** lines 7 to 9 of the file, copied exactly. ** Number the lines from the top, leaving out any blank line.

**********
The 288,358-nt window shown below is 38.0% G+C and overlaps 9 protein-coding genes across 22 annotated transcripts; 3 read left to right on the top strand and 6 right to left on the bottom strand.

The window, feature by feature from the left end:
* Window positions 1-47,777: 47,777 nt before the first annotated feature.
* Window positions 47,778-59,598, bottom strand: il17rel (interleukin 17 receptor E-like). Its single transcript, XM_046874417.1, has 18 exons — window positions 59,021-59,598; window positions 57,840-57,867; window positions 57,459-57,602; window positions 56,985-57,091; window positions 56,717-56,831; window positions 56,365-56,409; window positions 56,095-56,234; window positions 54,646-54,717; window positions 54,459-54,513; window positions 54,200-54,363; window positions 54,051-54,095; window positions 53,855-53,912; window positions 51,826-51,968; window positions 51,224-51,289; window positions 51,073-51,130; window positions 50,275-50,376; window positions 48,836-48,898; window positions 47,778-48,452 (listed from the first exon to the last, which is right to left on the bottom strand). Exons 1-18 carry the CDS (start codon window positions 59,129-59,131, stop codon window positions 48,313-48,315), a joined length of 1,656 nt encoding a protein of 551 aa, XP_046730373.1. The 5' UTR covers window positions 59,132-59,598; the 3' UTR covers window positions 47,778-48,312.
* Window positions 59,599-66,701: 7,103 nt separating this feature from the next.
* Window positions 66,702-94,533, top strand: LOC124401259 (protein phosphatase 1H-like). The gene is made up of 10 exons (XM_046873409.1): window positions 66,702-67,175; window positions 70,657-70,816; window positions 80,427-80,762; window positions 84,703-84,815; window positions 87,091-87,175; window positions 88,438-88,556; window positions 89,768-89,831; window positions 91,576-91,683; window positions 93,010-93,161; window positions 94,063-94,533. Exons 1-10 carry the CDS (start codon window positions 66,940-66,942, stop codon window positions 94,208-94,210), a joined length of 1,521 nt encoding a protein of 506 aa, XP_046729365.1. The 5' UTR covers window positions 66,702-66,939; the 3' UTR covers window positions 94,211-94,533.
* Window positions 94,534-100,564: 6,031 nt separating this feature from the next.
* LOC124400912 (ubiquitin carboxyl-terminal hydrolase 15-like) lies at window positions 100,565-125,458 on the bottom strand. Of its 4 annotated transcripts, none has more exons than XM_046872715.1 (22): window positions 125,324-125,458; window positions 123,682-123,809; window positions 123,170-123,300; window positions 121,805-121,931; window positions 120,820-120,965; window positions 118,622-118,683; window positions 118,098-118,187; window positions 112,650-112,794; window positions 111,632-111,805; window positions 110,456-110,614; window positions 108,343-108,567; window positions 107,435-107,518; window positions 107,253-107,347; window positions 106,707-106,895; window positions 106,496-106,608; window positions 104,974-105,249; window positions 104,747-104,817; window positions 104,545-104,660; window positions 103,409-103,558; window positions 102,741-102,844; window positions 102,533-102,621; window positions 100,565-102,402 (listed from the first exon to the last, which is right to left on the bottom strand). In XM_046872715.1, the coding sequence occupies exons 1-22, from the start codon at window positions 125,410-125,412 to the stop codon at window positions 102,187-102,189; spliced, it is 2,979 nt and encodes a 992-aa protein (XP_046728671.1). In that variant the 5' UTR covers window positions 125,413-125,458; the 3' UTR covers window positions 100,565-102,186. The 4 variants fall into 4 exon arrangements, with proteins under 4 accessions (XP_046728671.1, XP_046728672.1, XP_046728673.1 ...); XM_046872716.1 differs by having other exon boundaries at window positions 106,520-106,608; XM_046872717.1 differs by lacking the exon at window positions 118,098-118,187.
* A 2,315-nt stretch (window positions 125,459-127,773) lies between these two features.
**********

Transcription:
* Window positions 94,534-100,564: 6,031 nt separating this feature from the next.
* LOC124400912 (ubiquitin carboxyl-terminal hydrolase 15-like) lies at window positions 100,565-125,458 on the bottom strand. Of its 4 annotated transcripts, none has more exons than XM_046872715.1 (22): window positions 125,324-125,458; window positions 123,682-123,809; window positions 123,170-123,300; window positions 121,805-121,931; window positions 120,820-120,965; window positions 118,622-118,683; window positions 118,098-118,187; window positions 112,650-112,794; window positions 111,632-111,805; window positions 110,456-110,614; window positions 108,343-108,567; window positions 107,435-107,518; window positions 107,253-107,347; window positions 106,707-106,895; window positions 106,496-106,608; window positions 104,974-105,249; window positions 104,747-104,817; window positions 104,545-104,660; window positions 103,409-103,558; window positions 102,741-102,844; window positions 102,533-102,621; window positions 100,565-102,402 (listed from the first exon to the last, which is right to left on the bottom strand). In XM_046872715.1, the coding sequence occupies exons 1-22, from the start codon at window positions 125,410-125,412 to the stop codon at window positions 102,187-102,189; spliced, it is 2,979 nt and encodes a 992-aa protein (XP_046728671.1). In that variant the 5' UTR covers window positions 125,413-125,458; the 3' UTR covers window positions 100,565-102,186. The 4 variants fall into 4 exon arrangements, with proteins under 4 accessions (XP_046728671.1, XP_046728672.1, XP_046728673.1 ...); XM_046872716.1 differs by having other exon boundaries at window positions 106,520-106,608; XM_046872717.1 differs by lacking the exon at window positions 118,098-118,187.
* A 2,315-nt stretch (window positions 125,459-127,773) lies between these two features.